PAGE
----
ATCM for Automotive Maintenance and Repair Activities
This page last reviewed April 22, 2010The ARB has approved an airborne toxic control measure (ATCM) that reduces chlorinated compound emissions from automotive consumer products used in automotive maintenance and repair (AMR) activities. Specifically, the ATCM prohibits the use of perchloroethylene (Perc), methylene chloride (MeCl), and trichloroethylene (TCE) in brake cleaners, carburetor or fuel-injection air intake cleaners, engine degreasers, and general purpose degreasers sold, supplied, offered for sale, or manufactured for use in California.
Perc, MeCl, and TCE have all been identified as toxic air contaminants and probable human carcinogens. Because AMR facilities are often found near residential neighborhoods and schools, the ARB is concerned about the public being exposed to toxic air contaminants from AMR activities. The ATCM will reduce public and worker exposure to Perc, MeCl, and TCE. The ATCM will also reduce the amount of these compounds reaching wastewater treatment plants and hazardous waste disposal sites.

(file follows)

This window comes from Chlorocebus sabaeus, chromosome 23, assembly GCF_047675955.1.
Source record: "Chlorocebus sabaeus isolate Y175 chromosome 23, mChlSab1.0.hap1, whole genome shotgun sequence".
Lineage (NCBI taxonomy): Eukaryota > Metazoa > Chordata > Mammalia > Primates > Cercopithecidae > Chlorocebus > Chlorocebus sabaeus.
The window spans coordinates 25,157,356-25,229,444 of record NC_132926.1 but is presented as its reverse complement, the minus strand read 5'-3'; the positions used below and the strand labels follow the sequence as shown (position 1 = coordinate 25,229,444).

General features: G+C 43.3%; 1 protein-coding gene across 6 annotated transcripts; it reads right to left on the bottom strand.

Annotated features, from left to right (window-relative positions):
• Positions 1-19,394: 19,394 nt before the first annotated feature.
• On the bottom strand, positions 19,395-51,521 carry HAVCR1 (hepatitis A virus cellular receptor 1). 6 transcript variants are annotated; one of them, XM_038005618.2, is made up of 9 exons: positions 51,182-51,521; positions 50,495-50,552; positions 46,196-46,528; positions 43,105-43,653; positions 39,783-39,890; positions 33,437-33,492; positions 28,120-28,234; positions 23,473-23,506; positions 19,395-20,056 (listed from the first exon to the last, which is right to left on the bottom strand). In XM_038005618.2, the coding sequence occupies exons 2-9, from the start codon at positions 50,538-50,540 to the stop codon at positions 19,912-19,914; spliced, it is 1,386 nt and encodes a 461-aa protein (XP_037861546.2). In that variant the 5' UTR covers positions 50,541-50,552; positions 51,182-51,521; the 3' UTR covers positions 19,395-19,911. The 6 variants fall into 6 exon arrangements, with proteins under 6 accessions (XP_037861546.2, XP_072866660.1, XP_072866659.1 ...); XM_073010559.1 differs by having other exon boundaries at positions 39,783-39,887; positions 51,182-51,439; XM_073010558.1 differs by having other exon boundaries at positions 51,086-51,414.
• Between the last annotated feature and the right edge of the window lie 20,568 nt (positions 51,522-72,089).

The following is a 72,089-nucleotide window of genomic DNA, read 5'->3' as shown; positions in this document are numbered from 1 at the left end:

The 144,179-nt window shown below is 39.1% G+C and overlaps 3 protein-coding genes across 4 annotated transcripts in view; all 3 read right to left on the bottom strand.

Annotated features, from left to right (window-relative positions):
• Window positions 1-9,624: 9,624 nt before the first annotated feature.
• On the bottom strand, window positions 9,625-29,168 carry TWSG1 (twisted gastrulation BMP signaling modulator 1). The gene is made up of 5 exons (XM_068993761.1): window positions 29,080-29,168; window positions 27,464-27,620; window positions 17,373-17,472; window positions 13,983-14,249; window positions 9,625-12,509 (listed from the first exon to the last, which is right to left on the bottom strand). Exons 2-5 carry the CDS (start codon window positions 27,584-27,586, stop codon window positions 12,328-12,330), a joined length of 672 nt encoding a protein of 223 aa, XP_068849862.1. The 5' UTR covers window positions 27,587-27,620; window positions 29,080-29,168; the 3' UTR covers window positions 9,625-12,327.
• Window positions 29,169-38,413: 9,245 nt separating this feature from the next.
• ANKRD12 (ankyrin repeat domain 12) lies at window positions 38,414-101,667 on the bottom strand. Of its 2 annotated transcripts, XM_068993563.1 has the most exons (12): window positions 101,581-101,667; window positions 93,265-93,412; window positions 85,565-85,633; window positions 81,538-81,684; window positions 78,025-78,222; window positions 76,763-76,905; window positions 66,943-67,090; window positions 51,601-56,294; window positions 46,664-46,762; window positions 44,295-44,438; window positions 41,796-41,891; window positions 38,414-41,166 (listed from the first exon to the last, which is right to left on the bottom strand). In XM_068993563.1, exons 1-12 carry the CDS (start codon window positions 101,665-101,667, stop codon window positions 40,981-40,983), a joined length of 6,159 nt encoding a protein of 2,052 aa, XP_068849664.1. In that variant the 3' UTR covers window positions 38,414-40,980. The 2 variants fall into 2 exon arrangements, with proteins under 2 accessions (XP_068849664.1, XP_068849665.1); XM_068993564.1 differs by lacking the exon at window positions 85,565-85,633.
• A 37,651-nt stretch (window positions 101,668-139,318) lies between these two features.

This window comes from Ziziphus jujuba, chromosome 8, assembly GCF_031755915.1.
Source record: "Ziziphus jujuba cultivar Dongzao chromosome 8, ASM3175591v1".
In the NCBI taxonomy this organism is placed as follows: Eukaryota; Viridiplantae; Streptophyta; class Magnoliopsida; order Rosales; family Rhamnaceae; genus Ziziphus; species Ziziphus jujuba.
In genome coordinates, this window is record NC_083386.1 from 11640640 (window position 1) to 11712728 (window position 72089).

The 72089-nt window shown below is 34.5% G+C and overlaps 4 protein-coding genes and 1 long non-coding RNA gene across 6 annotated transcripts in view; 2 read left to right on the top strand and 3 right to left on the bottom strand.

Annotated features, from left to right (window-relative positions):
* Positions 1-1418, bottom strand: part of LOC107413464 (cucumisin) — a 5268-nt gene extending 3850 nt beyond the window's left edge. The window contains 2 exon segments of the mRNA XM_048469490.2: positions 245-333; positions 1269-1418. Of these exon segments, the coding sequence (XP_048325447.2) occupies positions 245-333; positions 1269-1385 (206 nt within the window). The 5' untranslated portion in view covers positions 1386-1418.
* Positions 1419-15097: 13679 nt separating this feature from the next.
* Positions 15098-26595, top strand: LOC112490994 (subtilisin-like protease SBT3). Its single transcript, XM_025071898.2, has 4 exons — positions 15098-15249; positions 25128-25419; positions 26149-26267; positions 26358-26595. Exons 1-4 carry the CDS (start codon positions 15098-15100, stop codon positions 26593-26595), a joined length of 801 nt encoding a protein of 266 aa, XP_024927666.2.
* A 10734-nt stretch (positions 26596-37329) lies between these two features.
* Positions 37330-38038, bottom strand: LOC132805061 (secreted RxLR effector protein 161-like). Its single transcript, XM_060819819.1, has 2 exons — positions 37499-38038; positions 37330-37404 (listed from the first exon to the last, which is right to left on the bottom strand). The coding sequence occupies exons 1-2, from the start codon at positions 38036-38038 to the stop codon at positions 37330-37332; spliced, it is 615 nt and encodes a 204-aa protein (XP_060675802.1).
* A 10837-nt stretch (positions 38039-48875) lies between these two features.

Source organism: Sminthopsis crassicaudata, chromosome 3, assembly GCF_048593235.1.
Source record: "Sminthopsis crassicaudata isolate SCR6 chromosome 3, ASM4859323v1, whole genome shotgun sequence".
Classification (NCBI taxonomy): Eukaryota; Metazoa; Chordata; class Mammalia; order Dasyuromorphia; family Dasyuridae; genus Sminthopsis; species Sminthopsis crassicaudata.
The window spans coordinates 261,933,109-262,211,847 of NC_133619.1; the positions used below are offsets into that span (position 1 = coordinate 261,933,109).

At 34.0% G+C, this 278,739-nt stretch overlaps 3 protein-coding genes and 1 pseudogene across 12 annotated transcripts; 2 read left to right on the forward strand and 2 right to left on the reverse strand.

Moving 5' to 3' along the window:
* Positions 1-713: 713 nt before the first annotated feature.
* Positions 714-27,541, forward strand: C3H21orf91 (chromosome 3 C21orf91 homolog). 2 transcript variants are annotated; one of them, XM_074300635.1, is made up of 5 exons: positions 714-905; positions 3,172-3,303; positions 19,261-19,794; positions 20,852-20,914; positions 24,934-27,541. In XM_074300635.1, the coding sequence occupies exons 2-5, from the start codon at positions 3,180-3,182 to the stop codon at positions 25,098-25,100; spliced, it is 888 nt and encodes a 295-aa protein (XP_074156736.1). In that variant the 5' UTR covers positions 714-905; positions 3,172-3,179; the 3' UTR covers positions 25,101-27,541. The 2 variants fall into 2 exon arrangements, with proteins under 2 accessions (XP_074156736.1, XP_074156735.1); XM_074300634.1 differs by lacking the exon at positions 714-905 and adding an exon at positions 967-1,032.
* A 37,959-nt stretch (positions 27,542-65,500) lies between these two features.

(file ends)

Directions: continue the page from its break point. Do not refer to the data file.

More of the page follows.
Formal Rulemaking ActivityThe ATCM was approved by the Office of Administrative Law on April 4, 2001, and is currently in effect. Please view the final regulation order, final statement of reasons, or initial statement of reasons.
Automotive Maintenace And Repair Activity Brochure.
- n-Hexane Advisory - Does your non-chlorinated automotive cleaning or degreasing product contain n-Hexane? If so, please be advised that the Occupational Health Branch of the Department of Health Services recently released an advisory on n-Hexane use in vehicle repair.
- Regulatory Advisory - This document provides compliance guidelines to manufacturers and distributors of chlorinated automotive consumer products.
- Fact Sheet - We have prepared a fact sheet which provides information on the new ATCM. Click the links below for the desired version.
- Archive Materials - View the previous fact sheet, workshop summary, and status report.